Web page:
There is good news and bad news on the health front these days. The good news is that a recent study by the Center for Disease Control shows Americans consuming fewer calories per day since 2010. In the study, the average number of calories consumed has declined by 74 calories per day. That’s the good news.
The bad news is the number of obese women remains constant at 27 percent, and the number of obese men has grown from 27 percent to 35 percent since 1999. Of course, this begs the question if we are eating less, why are we gaining weight?
I never had a weight problem until I entered my thirties. I was the type of person who could eat whatever I wanted and still not gain. I even drank milkshakes for breakfast just to keep from losing weight. As I matured, my metabolism began to change. Unfortunately, like most people I didn’t really notice or pay attention. By the time I hit forty, my weight was topping out at close to 200 pounds. For someone who stands about 5’8” on a good day, that was a bit of a problem.
Since that time, I have lost my excess weight and kept it off, but it was not a question of dieting or simply eating fewer calories. It was a lifestyle change. I had to make a fundamental shift in the way I viewed my own health and well-being.
Part of the CDC study indicates that although we may be eating fewer calories, as a nation we still are not exercising enough to burn the calories we do ingest. It’s not surprising. Given everything that needs to get done in a day, making time to exercise is one thing that can easily be put off until tomorrow. And for many people, it usually does.
There is another piece of the healthy weight puzzle that is often overlooked by those trying to lose or keep off those extra pounds. The level of stress in our daily environment plays a big role in the success or failure of a weight loss program.
When a person reacts to stress, the body releases cortisol as part of the “fight or flight” reaction to perceived to danger. Once the anxiety lessens, the cortisol lingers in the body, causing us to crave carbohydrates in order to replenish the energy lost in the stress reaction. The problem is that most people don’t perform enough physical activity to burn the extra calories the cortisol causes us to crave. The result is literally a steadily increasing waistline. It seems that fat cells in the stomach area are highly sensitive to the effects of cortisol and very efficient in storing the excess energy.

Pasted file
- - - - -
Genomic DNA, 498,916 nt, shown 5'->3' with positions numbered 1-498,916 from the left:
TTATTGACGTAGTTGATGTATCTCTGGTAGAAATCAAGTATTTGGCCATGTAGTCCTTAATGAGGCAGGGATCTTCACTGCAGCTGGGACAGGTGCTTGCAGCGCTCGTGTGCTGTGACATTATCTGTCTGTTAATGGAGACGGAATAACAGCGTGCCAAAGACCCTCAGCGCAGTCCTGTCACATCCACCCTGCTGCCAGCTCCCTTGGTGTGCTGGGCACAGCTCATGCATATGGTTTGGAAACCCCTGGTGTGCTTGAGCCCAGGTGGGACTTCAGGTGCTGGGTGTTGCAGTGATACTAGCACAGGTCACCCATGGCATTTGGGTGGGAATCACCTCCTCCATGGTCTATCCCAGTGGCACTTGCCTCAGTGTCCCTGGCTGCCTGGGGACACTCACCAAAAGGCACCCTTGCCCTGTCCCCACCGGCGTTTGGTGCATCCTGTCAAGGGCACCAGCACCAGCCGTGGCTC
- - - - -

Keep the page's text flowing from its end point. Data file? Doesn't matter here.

If someone is truly serious about losing weight and keeping it off, just reducing the number of calories eaten per day isn’t going to cut it. Adding exercise is as critical to weight loss as it is to overall health and well-being. However, in order to receive the maximum benefit from the first two ingredients, you can’t ignore the stress levels of daily life.
Being healthy is not just about a physical number. True health is a combination of mind, body, and spirit. It only makes sense that the best way to improve your health when trying to lose weight is one that involves each of those factors.
The CDC study shows that we are moving in the right direction. We are becoming more aware of what we eat. Although encouraging, that is not enough to be truly healthy. We don’t seem to be addressing all the issues necessary to reach an actual state of well-being. If we do that, I believe we will see a marked decrease in the rates of obesity.
Losing weight is never easy. But when you stop looking at a weight problem simply as a caloric issue and begin to focus on the bigger picture, you tend to gain new perspective. Changing the way you eat is not enough. Changing the amount of exercise in your daily routine as well as developing new ways to manage stress will go a long way in creating new healthy lifestyle habits and patterns.
And that is one of the best ways to lose weight and keep it off while feeling great about yourself, your health, and your life.
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